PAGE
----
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After Travis Kelce’s sideline meltdown, here’s how to keep your cool on the job



It’s a situation common to almost any work environment: An employee thinks a boss has made a boneheaded call and it suddenly leads to an ugly confrontation.  

Among the headline-grabbing moments from Sunday’s big game between the Kansas City Chiefs and the San Francisco 49ers came when Chiefs tight end (and Taylor Swift romantic interest) Travis Kelce angrily confronted his coach, Andy Reid, in the second quarter.

The clash, in which Kelce bumped Reid and shouted at him, seemingly resulted from the fact the star player was kept out of the game for a brief while. During that time, another Chiefs player, running back Isiah Pacheco, fumbled the ball and lost the team an opportunity to score in the process. Commentators said Kelce was clearly making the point he needed to be on the field.

In the end, the situation didn’t affect the outcome of the game, since the Chiefs won it in overtime by a score of 25-22. But some have already said that it has affected their own view of Kelce, and speculated about whether it would have an impact on his relationship with Swift.

For their part, Kelce and Reid have put the issue past them — or at least so they implied in their post-game comments. “I was just telling him how much I love him,” Kelce joked of the incident, while Reid said of Kelce and his fiery temperament, “He keeps me young … Normally I’d give him a little bit [back], but I didn’t have [my] feet under me.”

But the situation begs the question of how Kelce could have handled things differently in the first place. And, in turn, what lessons we can take from that and apply to our own workplace.

MarketWatch spoke to a variety of professionals — from human-resource experts to an employment attorney — to see what they said. Here are five suggestions:

Make sure never to cross certain lines

It’s never acceptable to lose your cool at work, experts say. But it’s especially not acceptable to get physical, as Kelce did in bumping Reid. “Certainly, he crossed the line,” said Paul Lopez, a labor and employment attorney with the South Florida-based firm ofTripp Scott. Lopez added that such actions can result in legal claims and liability issues because employees — and yes, that includes bosses (or coaches, in the case of Reid) — need to know they can feel safe on the job.

Always pause — and breathe — before you react

As angry as you might be in a work situation, experts advise that you pause before you respond. Essentially, your feelings are running wild and the reaction becomes a physical one, triggered by hormones, explained Dr. Catherine Toomer, a South Carolina-based family physician who runs a health and wellness center and often counsels patients on dealing with stress.

Toomer and others say the solution is to give it some time — and take some deep, hormone-calming breaths — so that you can approach things with a more level-headed demeanor. Otherwise, the situation “becomes more about the emotions” generated rather than the issue at hand, Toomer said.

Of course, in the heat of a major sporting event, there may not be much time for a breather. But experts say even if Kelce paused long enough for a literal breath, he might have been less hot-headed.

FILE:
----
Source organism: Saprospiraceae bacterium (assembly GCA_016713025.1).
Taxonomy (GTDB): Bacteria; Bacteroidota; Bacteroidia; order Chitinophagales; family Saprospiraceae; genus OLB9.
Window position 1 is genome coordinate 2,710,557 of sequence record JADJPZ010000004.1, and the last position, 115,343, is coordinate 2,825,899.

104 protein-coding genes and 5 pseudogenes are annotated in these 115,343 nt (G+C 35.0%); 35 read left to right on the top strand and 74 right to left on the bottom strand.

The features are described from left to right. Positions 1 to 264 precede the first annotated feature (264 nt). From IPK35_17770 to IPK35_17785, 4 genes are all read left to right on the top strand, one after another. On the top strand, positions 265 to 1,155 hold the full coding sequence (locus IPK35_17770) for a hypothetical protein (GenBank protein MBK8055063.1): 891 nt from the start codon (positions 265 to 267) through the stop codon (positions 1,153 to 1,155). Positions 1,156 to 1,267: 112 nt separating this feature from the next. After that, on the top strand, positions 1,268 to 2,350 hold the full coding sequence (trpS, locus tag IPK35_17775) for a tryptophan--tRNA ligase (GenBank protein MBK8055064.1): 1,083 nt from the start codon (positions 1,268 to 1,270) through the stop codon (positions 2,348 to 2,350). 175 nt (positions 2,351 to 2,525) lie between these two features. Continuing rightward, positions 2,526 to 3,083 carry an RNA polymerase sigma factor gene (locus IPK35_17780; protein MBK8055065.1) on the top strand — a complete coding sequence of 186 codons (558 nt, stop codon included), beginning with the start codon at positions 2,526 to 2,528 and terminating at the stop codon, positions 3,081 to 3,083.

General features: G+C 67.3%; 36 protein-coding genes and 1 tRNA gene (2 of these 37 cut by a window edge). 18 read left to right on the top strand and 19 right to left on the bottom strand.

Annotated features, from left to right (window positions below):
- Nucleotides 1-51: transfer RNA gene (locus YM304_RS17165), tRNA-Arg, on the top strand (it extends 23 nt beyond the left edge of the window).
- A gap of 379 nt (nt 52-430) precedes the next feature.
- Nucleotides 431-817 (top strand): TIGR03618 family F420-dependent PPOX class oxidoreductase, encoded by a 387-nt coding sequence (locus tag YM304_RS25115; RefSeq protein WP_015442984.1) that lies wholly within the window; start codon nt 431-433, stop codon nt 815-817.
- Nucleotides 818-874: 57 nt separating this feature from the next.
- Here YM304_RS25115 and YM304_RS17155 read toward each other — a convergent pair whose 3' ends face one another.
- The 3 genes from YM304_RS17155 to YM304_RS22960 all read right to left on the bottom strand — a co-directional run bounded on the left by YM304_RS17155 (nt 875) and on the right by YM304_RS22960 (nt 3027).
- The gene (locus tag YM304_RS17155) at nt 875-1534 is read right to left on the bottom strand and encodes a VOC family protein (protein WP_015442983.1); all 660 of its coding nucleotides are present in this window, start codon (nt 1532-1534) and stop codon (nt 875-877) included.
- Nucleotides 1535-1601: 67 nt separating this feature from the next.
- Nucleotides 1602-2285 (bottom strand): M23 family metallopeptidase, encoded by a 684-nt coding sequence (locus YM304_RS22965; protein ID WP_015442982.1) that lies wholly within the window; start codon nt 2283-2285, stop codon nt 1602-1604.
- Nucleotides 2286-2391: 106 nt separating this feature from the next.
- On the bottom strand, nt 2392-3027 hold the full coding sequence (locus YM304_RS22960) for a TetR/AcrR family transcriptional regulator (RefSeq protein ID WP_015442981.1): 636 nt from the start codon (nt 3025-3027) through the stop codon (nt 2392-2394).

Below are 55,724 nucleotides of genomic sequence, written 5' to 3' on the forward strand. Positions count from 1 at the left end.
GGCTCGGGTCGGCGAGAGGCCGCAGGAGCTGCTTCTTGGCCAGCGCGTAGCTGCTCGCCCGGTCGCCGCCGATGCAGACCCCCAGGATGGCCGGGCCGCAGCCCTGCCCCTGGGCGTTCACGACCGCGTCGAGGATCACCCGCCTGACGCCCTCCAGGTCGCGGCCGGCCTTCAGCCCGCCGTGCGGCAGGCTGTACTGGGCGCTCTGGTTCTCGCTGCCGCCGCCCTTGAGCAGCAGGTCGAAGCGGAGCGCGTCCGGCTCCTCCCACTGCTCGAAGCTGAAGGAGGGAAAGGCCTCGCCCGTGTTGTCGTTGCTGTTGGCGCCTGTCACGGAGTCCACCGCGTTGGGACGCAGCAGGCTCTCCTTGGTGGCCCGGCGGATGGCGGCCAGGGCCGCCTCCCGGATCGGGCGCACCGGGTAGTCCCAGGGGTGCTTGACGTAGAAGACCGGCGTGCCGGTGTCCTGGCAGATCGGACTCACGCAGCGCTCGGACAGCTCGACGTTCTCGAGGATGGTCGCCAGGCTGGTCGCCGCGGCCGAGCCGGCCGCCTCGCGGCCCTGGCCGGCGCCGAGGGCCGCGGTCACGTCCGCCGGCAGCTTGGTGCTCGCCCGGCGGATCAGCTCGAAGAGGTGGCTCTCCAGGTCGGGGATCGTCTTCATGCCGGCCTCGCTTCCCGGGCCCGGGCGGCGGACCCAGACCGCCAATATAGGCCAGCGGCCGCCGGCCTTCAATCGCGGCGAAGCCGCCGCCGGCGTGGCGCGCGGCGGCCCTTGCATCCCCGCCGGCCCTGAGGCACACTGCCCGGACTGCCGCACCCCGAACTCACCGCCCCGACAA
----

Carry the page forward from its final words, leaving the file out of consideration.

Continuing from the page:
Take things private

Another major mistake made by Kelce: He aired his frustrations in public — in fact, in front of a television audience of tens of millions. Experts say it’s almost always a bad move to challenge a boss in front of others because it has the potential to make the boss look bad and weaken their position. In Kelce’s case, he potentially “undermined the legitimacy” of all of Reid’s on-field decisions by bringing his personal frustrations with the coach to everyone’s attention, said Dr. Jenny Woo, a researcher and educator who advises companies on dealing with emotional situations.

The obvious solution? Have the conversation out of view. Perhaps that’s not as easy in the middle of the Super Bowl, but a locker-room chat during halftime could have served the purpose, experts suggest.

Channel your anger in a positive way

Don’t think of anger as a bad thing per se — that is, it’s only bad if you let it get the best of you. Instead, experts say, if you can keep from going over the top and screaming at your boss (or worse), you can actually channel your frustrations into a better performance on the job — or, in Kelce’s case, on the field.

“A little bit of anger or passion helps to fuel the action we need to take,” said Christy Pruitt-Haynes, a veteran human-resources professional who works with the NeuroLeadership Institute, a New York-based organization that focuses on executive development.

Make the best of a bad situation

OK, so you’ve had a meltdown with your boss at the office — or the Super Bowl. Does that mean you’ve ruined your career? Perhaps not.

Experts say some good can come out of these situations, provided you haven’t completely burned any bridges and have made the necessary apologies. At the very least, you’ve made your frustrations known, which can potentially guide your boss into thinking how best to utilize your skills and talents in the future. And with the passage of time, the incident may serve to strengthen a bond between boss and employee.

Part of the reason for that is you’ve shown you care about your job performance, no matter how badly you communicated that in the heat of the moment. Or, as Pruitt-Haynes observed, it’s a lot better than becoming the apathetic employee whose only solution is to sit on the sidelines.

“When you do have a blow-up, it’s showing there’s still something you’re fighting for,” she said.

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